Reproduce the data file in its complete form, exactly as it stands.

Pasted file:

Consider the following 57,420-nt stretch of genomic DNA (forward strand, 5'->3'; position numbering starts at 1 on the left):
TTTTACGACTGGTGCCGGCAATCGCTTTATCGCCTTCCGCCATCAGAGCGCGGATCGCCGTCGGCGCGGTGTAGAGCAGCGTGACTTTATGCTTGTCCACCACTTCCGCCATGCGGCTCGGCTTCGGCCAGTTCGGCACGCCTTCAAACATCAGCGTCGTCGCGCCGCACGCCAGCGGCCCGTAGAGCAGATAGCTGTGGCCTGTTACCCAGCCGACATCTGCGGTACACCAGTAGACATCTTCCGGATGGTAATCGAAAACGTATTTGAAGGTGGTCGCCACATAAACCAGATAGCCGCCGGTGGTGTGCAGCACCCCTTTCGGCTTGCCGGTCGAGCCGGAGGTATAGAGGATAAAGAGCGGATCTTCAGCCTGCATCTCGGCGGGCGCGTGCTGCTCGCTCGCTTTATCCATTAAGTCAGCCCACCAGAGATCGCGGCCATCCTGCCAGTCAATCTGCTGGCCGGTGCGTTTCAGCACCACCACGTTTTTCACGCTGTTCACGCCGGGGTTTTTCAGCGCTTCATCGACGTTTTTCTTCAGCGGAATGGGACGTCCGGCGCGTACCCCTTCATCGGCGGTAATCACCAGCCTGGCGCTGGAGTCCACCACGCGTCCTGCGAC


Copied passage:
Consider the following 57,420-nt stretch of genomic DNA (forward strand, 5'->3'; position numbering starts at 1 on the left):
TTTTACGACTGGTGCCGGCAATCGCTTTATCGCCTTCCGCCATCAGAGCGCGGATCGCCGTCGGCGCGGTGTAGAGCAGCGTGACTTTATGCTTGTCCACCACTTCCGCCATGCGGCTCGGCTTCGGCCAGTTCGGCACGCCTTCAAACATCAGCGTCGTCGCGCCGCACGCCAGCGGCCCGTAGAGCAGATAGCTGTGGCCTGTTACCCAGCCGACATCTGCGGTACACCAGTAGACATCTTCCGGATGGTAATCGAAAACGTATTTGAAGGTGGTCGCCACATAAACCAGATAGCCGCCGGTGGTGTGCAGCACCCCTTTCGGCTTGCCGGTCGAGCCGGAGGTATAGAGGATAAAGAGCGGATCTTCAGCCTGCATCTCGGCGGGCGCGTGCTGCTCGCTCGCTTTATCCATTAAGTCAGCCCACCAGAGATCGCGGCCATCCTGCCAGTCAATCTGCTGGCCGGTGCGTTTCAGCACCACCACGTTTTTCACGCTGTTCACGCCGGGGTTTTTCAGCGCTTCATCGACGTTTTTCTTCAGCGGAATGGGACGTCCGGCGCGTACCCCTTCATCGGCGGTAATCACCAGCCTGGCGCTGGAGTCCACCACGCGTCCTGCGAC